This post is part of a monthly series that explores the historical applications of building materials and systems through resources from the Building Technology Heritage Library (BTHL), an online collection of AEC catalogs, brochures, trade publications, and more. The BTHL is a project of the Association for Preservation Technology, an international building preservation organization. Read more about the archive here.
While homeowners might have developed penchants for flapper dresses and bob haircuts in the 1920s, house plan catalogs from the Building Technology Heritage Library (BTHL) reveal the decade’s preference for period-style houses, from the ever-popular Colonial Revival to the Spanish Revival.
With more than 1,700 catalogs from the 1920s—more than any other decade—the BTHL provides historical evidence of the great prosperity of that time. Much of this collection relates to residential design and planning, which set the stage for an even greater number of product catalogs for residential construction and renovation.
For Home Lovers, National Lumber Manufacturers Association, District of Columbia, 1929
Building trade associations produced documents that promoted their materials—in this case, wood—which often took the form of house plan books. For Home Lovers by the National Lumber Manufacturers Association features architect-designed house plans and completed buildings from across the U.S.
The Books of a Thousand Homes, Vol. 1, Home Owners Service Institute, New York, 1923
This two-volume set features house plans and illustrations or photographs of 1,000 houses across the U.S. The first volume features houses of “moderate cost” with three to eight rooms.
Lake Shore Lumber and Coal Company House Plans, National Plan Service, Chicago, 1925
A major producer of style-specific house plan catalogs, the National Plan Service also published titles that led homeowners to local lumber yards or residential building companies. As is the case with this catalog, the National Plan Service company often hid its name in the fine print.
The Kitchen Plan Book, Hoosier Manufacturing Co., Newcastle, Ind., c. 1920
The “modern kitchen” with integrated kitchen cabinetry was a major innovation in the 1920s. This catalog from the Hoosier Manufacturing Co. features architectural submissions for a national kitchen design competition.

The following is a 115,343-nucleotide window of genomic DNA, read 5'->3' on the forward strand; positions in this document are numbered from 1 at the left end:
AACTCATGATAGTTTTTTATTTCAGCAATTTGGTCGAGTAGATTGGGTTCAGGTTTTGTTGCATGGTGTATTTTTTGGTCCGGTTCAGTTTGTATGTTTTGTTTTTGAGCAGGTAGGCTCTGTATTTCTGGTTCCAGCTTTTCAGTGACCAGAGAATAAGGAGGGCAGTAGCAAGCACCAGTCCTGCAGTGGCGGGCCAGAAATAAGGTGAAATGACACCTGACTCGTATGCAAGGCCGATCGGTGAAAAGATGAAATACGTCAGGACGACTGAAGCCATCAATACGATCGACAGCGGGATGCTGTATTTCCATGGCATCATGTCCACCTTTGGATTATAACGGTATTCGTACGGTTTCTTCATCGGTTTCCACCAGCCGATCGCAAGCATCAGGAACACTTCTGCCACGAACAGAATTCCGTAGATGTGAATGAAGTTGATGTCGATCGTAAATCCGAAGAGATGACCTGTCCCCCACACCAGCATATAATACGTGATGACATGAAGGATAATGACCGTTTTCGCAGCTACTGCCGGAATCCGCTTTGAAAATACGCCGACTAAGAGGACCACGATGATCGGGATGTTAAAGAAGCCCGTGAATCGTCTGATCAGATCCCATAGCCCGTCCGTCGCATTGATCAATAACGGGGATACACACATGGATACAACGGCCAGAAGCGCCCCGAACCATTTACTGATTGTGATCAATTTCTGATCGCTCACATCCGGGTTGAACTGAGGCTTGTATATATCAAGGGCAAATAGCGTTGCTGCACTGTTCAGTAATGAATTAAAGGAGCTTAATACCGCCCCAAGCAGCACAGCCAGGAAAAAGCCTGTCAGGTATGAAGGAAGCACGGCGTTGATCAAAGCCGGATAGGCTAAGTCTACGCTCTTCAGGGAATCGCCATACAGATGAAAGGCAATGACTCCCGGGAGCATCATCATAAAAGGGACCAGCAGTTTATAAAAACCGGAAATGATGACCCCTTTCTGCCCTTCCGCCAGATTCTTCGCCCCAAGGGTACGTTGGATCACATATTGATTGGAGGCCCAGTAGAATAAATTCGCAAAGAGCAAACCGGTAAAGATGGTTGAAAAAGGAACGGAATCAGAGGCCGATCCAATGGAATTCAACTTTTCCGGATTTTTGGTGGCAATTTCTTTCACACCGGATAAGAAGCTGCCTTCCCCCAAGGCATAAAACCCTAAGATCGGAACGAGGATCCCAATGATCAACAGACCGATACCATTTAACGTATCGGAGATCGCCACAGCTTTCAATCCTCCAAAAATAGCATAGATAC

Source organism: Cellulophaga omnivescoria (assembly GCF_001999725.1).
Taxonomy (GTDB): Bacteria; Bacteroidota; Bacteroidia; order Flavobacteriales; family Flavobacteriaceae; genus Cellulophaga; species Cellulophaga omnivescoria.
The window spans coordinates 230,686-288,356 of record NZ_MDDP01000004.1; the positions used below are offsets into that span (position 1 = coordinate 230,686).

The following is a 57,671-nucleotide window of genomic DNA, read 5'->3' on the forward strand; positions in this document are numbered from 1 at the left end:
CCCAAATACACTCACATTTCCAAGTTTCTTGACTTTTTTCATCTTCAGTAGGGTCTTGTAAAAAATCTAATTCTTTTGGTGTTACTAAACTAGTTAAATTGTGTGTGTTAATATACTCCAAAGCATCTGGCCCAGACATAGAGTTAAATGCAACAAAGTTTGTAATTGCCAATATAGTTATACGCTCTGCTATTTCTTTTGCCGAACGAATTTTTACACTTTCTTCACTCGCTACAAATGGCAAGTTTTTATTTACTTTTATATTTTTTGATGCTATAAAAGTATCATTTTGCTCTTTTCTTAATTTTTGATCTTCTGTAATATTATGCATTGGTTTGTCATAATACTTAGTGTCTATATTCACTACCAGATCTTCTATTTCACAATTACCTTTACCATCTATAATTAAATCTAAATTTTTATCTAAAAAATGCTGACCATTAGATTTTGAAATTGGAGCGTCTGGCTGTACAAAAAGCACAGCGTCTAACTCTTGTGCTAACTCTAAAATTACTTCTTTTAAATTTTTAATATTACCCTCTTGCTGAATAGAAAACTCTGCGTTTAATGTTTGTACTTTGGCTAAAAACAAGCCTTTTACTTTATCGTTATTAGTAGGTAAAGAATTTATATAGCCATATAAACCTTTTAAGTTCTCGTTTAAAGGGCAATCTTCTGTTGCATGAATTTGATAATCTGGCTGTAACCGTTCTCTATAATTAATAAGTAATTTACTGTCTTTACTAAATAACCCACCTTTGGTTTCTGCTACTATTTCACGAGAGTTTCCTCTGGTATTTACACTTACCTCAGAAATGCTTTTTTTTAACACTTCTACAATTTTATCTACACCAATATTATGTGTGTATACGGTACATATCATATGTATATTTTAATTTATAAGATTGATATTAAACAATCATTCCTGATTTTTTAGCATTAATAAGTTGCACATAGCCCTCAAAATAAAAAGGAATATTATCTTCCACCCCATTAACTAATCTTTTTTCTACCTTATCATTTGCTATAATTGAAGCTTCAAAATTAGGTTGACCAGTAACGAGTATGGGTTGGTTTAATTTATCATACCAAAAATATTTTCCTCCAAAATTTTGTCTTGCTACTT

The Window Women Want, Andrew Hoffman Manufacturing Co., Chicago, c. 1923
This steel casement window was a popular new window type in the 1920s and later. This catalog is both a technical document and an example of the era’s gender-targeted marketing for easy-to-open window casements since "it's no woman's job to open" the old-fashioned sash windows that stuck.
The Story of Oak Floors, Oak Flooring Bureau, Chicago, c. 1925
The oak floor was one of the most popular choices for residential construction at the time. This publication includes both technical details and visual illustrations of new buildings with oak floors installed.
The Home Fires, American Face Brick Association, Chicago, c. 1923
The fireplace has a special place in the domestic interior. The catalog provides a great overview of fireplace designs for a variety of residential styles.
Architectural Interior and Exterior Woodwork Standardized, Curtis Cos., Clinton, Iowa, c. 1920
Woodwork for residential interiors could be implemented to complement a great range of architectural styles. The Curtis Cos. were prolific marketers of woodwork, many examples of which were colorfully illustrated in this large volume.
Color Charm Enters the Bathroom, Kohler Co., Kohler, Wis., 1928
Kohler was a leader in the development and promotion of colored bathroom fixtures back in the 1920s. Its prominence in fixture design and manufacturing remains today.
Rod and Window Draping Book, Kirsch Manufacturing Co., Sturgis, Mich., 1923
The BTHL contains numerous catalogs for building furnishings and equipment.
Electric Fixtures and Supplies, Enzor-Hoel Co., Columbus, Ohio, c. 1920
Luminaires were yet another product that consumers could select based style preferences. In addition to hanging fixtures, Enzor-Hoel also advertises electric lamps, commercial units, outdoor lighting options, and replacement parts.
Home Lovers Bargain Book, Spiegel, May, Stern Co., Chicago, 1928
Residential furnishings catalogs published by large department stores are also included in the BTHL. Anything from carpets to curtains to linens and home furnishings could be purchased from this issue.
Maloney Nursery Book, Maloney Bros. Nursery Co., Danville, N.Y., 1928
Plant and seed catalogs are key resources for researching historic landscaping of the residential homes.
Yuletide Lighting, National Lamp Works of General Electric Co., 1926
The electric Christmas tree light made its debut in the early 20th century. By the 1920s, a wide variety of interior and exterior yuletide lighting options were available for homeowners and public institutions as promoted by the National Lamp Works of General Electric Co.